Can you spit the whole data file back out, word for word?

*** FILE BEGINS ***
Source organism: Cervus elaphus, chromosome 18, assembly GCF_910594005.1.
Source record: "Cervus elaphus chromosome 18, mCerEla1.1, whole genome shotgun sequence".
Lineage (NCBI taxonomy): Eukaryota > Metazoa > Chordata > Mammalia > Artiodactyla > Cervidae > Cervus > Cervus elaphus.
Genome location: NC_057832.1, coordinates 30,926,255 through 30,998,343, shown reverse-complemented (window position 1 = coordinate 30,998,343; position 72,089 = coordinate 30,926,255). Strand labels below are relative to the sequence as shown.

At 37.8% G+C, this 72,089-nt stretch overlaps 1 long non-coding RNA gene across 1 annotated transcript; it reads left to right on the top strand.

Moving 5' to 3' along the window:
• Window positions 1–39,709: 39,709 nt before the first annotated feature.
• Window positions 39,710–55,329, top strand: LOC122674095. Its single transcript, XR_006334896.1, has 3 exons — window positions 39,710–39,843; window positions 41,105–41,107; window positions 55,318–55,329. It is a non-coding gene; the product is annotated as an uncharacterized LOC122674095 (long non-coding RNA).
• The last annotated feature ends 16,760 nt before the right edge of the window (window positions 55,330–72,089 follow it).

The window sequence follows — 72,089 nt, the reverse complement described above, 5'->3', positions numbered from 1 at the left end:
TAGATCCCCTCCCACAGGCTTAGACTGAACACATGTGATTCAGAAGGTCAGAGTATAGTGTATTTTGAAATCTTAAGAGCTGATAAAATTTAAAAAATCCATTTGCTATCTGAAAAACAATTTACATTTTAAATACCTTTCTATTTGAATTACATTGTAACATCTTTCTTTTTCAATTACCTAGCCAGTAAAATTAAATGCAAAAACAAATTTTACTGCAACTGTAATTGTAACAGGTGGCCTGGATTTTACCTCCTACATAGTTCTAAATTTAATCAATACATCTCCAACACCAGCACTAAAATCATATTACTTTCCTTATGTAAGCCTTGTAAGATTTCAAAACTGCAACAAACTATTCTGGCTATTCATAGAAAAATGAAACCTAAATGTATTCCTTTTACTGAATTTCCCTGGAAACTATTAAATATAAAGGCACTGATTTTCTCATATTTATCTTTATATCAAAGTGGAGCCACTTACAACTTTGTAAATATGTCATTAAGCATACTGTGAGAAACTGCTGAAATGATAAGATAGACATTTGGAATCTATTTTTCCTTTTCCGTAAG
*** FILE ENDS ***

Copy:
Source organism: Cervus elaphus, chromosome 18, assembly GCF_910594005.1.
Source record: "Cervus elaphus chromosome 18, mCerEla1.1, whole genome shotgun sequence".
Lineage (NCBI taxonomy): Eukaryota > Metazoa > Chordata > Mammalia > Artiodactyla > Cervidae > Cervus > Cervus elaphus.
Genome location: NC_057832.1, coordinates 30,926,255 through 30,998,343, shown reverse-complemented (window position 1 = coordinate 30,998,343; position 72,089 = coordinate 30,926,255). Strand labels below are relative to the sequence as shown.

At 37.8% G+C, this 72,089-nt stretch overlaps 1 long non-coding RNA gene across 1 annotated transcript; it reads left to right on the top strand.

Moving 5' to 3' along the window:
• Window positions 1–39,709: 39,709 nt before the first annotated feature.
• Window positions 39,710–55,329, top strand: LOC122674095. Its single transcript, XR_006334896.1, has 3 exons — window positions 39,710–39,843; window positions 41,105–41,107; window positions 55,318–55,329. It is a non-coding gene; the product is annotated as an uncharacterized LOC122674095 (long non-coding RNA).
• The last annotated feature ends 16,760 nt before the right edge of the window (window positions 55,330–72,089 follow it).

The window sequence follows — 72,089 nt, the reverse complement described above, 5'->3', positions numbered from 1 at the left end:
TAGATCCCCTCCCACAGGCTTAGACTGAACACATGTGATTCAGAAGGTCAGAGTATAGTGTATTTTGAAATCTTAAGAGCTGATAAAATTTAAAAAATCCATTTGCTATCTGAAAAACAATTTACATTTTAAATACCTTTCTATTTGAATTACATTGTAACATCTTTCTTTTTCAATTACCTAGCCAGTAAAATTAAATGCAAAAACAAATTTTACTGCAACTGTAATTGTAACAGGTGGCCTGGATTTTACCTCCTACATAGTTCTAAATTTAATCAATACATCTCCAACACCAGCACTAAAATCATATTACTTTCCTTATGTAAGCCTTGTAAGATTTCAAAACTGCAACAAACTATTCTGGCTATTCATAGAAAAATGAAACCTAAATGTATTCCTTTTACTGAATTTCCCTGGAAACTATTAAATATAAAGGCACTGATTTTCTCATATTTATCTTTATATCAAAGTGGAGCCACTTACAACTTTGTAAATATGTCATTAAGCATACTGTGAGAAACTGCTGAAATGATAAGATAGACATTTGGAATCTATTTTTCCTTTTCCGTAAG